It’s easy to look at the feminist principles of anti cat calling and the current anti gentrification/anti racism sentiments that abound in Oakland and come up with the simple solution that maybe we shouldn’t publicly racially profile people on our blocks. The current trend when talking about gentrification and how locals can adapt to their changing city is an attitude of pandering towards gentrifiers and trying to find common ground so that we can all feel safe here together. It’s true that this woman should have responded with, “No, I’m okay,” and walked away. It’s true that she should have felt safe and empowered when saying that, and the man should have taken her no gracefully and left her alone. It’s true that all residents sentiments of being in present danger should be considered and respected, and we should all work together to live in a community where we get along and feel comfortable with each other. All these things are true. But all these things do not go far enough into the problem.
The fact of the matter is we cannot address this issue so simple mindedly. This issue that clearly touches on both sex and race cannot be swept under the rug or given a band aid that says, “Let’s all get along.” The city of Oakland has a long history of sexual exploitation, a history that can be seen in cultural icons such as Too $hort, Mac Dre, and the movie The Mack. In short, there is a cultural precedent in Oakland that idolizes the sexual subjugation of women, specifically in the trade of prostitution. Anyone who has driven down International Avenue can see evidence of the presence of prostitution in our city. Because Oakland is a port city, prostitution is prevalent, and it is so problematic that in 2013 Al Jazeera covered it. So, whether you’re in a club in Downtown on a Friday night or riding through the East, this clandestine culture of prostitution is influential in the cultural subconscious of Oakland.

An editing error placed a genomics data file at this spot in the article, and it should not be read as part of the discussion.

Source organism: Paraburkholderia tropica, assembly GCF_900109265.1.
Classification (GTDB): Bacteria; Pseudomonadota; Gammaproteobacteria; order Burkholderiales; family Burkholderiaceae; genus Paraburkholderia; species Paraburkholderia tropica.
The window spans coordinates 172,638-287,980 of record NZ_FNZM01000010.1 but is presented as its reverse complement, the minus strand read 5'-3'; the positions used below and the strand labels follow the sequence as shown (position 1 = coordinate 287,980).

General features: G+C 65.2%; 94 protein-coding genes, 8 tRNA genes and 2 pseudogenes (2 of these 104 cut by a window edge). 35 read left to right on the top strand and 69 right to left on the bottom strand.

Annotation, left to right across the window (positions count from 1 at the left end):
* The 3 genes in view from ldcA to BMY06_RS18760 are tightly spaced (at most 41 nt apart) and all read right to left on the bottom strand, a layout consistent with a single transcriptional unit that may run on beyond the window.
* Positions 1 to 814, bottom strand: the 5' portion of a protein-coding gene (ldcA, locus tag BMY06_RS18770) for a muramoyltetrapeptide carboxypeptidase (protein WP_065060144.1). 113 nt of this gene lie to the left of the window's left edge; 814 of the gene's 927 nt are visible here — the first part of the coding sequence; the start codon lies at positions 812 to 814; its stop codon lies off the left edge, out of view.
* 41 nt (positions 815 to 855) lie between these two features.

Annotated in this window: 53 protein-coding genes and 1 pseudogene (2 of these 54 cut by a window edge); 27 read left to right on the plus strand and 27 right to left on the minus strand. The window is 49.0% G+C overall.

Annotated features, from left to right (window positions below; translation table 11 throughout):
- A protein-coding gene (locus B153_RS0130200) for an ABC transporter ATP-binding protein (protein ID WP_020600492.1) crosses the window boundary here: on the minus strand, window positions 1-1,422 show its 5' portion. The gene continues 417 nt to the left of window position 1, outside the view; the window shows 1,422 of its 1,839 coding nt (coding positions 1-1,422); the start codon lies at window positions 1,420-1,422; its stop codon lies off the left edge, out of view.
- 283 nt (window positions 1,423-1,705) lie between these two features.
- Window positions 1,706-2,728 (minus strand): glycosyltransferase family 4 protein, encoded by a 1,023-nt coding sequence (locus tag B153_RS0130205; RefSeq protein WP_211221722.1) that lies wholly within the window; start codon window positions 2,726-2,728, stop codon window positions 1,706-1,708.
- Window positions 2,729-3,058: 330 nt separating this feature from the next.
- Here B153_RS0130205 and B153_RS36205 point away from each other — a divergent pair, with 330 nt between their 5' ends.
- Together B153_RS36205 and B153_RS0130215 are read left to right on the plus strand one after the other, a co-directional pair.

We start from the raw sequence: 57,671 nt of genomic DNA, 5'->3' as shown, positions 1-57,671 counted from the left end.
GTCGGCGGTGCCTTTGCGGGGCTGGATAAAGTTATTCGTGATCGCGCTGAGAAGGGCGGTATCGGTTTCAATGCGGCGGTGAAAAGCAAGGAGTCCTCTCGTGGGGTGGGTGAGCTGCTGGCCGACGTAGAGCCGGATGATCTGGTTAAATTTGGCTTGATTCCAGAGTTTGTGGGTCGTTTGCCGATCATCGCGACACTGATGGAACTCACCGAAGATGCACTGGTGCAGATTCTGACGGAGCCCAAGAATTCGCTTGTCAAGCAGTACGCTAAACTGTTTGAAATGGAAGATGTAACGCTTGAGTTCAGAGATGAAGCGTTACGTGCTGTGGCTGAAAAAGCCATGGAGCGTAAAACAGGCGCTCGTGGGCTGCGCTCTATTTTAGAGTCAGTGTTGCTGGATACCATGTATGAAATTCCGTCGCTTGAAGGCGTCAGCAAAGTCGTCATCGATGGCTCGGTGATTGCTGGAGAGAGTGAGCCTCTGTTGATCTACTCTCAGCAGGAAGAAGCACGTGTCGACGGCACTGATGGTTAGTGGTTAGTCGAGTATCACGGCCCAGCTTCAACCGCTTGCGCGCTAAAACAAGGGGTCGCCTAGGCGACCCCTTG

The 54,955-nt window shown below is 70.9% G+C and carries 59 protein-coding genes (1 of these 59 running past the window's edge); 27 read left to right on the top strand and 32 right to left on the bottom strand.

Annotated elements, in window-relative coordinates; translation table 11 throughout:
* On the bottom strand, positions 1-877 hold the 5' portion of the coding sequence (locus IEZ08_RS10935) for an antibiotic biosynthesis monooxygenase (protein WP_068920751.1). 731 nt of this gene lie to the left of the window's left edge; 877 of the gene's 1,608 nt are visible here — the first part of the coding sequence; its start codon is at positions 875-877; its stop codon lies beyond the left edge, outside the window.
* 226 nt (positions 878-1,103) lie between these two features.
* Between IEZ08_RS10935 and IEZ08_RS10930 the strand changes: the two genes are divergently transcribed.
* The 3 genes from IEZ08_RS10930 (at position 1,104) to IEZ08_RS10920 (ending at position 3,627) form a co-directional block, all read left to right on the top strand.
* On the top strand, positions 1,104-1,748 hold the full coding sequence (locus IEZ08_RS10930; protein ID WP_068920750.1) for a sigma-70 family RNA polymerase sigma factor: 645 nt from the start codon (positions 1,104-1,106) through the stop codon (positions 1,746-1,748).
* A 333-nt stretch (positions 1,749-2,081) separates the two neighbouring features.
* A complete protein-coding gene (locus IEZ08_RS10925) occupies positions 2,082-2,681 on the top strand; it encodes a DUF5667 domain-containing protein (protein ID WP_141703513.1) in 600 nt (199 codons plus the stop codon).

Many gentrifiers don’t know this. They move here, and then they are shocked by the way that people interact with them. As a woman who is from here, I have always been aware that there are predatory men out there who look at my ass like rent money. If you’re not from here, these kind of interactions can be jarring and even frightening. Even when the intention of prostitution doesn’t directly impact one’s interactions with men, because pimping and prostitution are so influential on multiple levels – be it the subtleties of treating women like property in the context of a relationship, power dynamics between men and women, the need to appear as a mack at all times – that culture can be evident even in mundane daily interactions or simply approaching someone in the street.